The Case for Taking Out S&P 2,800

Stocks are on firmer technical footing now than the last times they challenged this major roadblock

by Todd Salamone

Published on Mar 4, 2019 at 8:08 AM

"...the SPX's 2,800 level is on the radar of many chartists as a potential resistance area -- a level that is now very much in view. This is an important level, as it is a round number and the site of the past highs as I mentioned last week. But if indeed a short-term top or a hesitation in the upside momentum occurs, I would find it interesting if it occurred at 2,820 -- a level that is a round 20% above the December closing low, and not on the radar of many as a potential hesitation point."
-- Monday Morning Outlook, February 25, 2019

Perhaps the answer lies somewhere in between. I am referring to the S&P 500 Index's (SPX - 2,803.69) two separate daily intraday peaks at 2,808 and 2,813 last week, above the round 2,800 century mark that has been the focus of potential resistance by many technicians quoted in the media, but just below the 2,820 level that is a round 20% above December's closing low, which some in the "too far, too fast" camp might view as a profit-taking level. Whether it is 2,800 or 2,820, an area of resistance seems to have been established, at least as it pertains to last week's trading.

spx 30-min week of feb 25

For traders, the question is: Does last week's hesitation in the 2,800-2,820 area repeat recent history? In March 2018, after a rally up to 2,800, the SPX began a 2-1/2 week tumble of more than 7%. This pullback began one week prior to a Fed rate hike. In October, the SPX broke below 2,800, quickly retested it, and then declined 6% in a two-week period beginning in mid-October. A second retest of 2,800 in early November preceded another 6% decline over two weeks. And it was a third retest of 2,800 in early December that marked the beginning of a near-16% retreat into the Christmas Eve lows at the 2,350 half-century mark.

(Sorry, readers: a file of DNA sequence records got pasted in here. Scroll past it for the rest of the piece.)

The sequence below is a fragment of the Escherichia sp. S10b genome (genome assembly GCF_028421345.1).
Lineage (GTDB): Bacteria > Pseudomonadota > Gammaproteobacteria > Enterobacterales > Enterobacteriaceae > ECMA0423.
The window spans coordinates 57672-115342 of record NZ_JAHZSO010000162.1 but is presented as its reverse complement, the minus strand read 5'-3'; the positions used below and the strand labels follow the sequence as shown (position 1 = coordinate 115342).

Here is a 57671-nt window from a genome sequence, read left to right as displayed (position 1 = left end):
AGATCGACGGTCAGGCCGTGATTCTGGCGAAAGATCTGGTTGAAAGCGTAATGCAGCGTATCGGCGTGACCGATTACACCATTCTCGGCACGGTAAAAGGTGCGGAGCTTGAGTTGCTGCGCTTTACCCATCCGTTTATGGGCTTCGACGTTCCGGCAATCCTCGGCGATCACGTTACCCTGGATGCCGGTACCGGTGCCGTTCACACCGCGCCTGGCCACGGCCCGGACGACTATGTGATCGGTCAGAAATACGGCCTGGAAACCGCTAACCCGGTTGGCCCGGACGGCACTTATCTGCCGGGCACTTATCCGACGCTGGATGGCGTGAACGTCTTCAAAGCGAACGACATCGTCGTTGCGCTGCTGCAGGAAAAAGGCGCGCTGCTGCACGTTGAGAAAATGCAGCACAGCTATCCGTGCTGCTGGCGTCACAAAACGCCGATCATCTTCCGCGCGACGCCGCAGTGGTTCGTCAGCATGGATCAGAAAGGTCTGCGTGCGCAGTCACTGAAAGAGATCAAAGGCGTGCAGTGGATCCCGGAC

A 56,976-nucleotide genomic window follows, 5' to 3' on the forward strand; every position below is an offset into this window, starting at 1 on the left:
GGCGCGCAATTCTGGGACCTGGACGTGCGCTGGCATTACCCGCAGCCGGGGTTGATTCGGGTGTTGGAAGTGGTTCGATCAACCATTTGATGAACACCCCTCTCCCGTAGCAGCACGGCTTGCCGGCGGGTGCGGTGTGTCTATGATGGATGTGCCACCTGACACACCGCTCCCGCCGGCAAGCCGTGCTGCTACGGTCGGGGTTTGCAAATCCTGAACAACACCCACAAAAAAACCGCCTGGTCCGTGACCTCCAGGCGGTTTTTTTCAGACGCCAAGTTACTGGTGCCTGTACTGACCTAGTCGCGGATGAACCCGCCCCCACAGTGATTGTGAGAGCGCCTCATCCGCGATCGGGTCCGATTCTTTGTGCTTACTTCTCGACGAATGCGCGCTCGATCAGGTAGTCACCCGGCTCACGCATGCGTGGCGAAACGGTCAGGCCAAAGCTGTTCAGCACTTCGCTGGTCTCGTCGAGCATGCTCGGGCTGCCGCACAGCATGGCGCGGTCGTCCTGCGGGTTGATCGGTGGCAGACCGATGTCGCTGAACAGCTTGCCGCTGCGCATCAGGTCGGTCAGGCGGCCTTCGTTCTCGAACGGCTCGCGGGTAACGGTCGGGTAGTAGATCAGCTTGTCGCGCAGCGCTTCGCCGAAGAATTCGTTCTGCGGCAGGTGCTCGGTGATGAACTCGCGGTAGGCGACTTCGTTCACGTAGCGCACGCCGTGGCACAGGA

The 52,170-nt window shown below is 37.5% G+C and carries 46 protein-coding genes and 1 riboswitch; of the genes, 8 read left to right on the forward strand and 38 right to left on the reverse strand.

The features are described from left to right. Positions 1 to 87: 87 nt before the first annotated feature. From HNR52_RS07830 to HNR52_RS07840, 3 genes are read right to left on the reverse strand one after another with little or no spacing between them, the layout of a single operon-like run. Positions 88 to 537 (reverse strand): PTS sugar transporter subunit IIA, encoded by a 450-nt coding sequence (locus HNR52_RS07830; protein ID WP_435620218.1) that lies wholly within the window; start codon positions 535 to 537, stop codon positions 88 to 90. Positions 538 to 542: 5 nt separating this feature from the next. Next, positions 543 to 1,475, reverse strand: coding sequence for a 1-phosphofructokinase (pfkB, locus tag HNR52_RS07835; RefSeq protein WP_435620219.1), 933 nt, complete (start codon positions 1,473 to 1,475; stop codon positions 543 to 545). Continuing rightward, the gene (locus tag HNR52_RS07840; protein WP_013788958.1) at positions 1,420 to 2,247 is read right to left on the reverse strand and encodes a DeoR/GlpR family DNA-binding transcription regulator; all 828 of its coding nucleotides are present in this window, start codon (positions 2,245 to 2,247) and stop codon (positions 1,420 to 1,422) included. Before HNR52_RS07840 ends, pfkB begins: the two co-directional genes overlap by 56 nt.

With the SPX rallying back to 2,800 last week, the theory among some technicians is that sellers will emerge again, fearing a repeat of the action that followed retests of 2,800 in 2018 -- and specifically in the fourth quarter. Moreover, with 2,800 on many radar screens due to the action around this level that I just described in late 2018, potential buyers may perceive danger at 2,800, potentially flipping the supply-demand equation back in favor of the bears.

At the risk of saying, "this time is different," perhaps it is best to describe what I see as the similarities and differences between 2018 and the present, with respect to the SPX trading in the 2,800 area that technicians have been cautioning as resistance.

The first has everything to do with the Fed and its "body language," even as "known unknowns" like the impact of slowing growth in China, strained trade relations between the U.S. and Europe, Brexit, a flat yield curve, and the potential for an earnings recession are the same now as they were in 2018.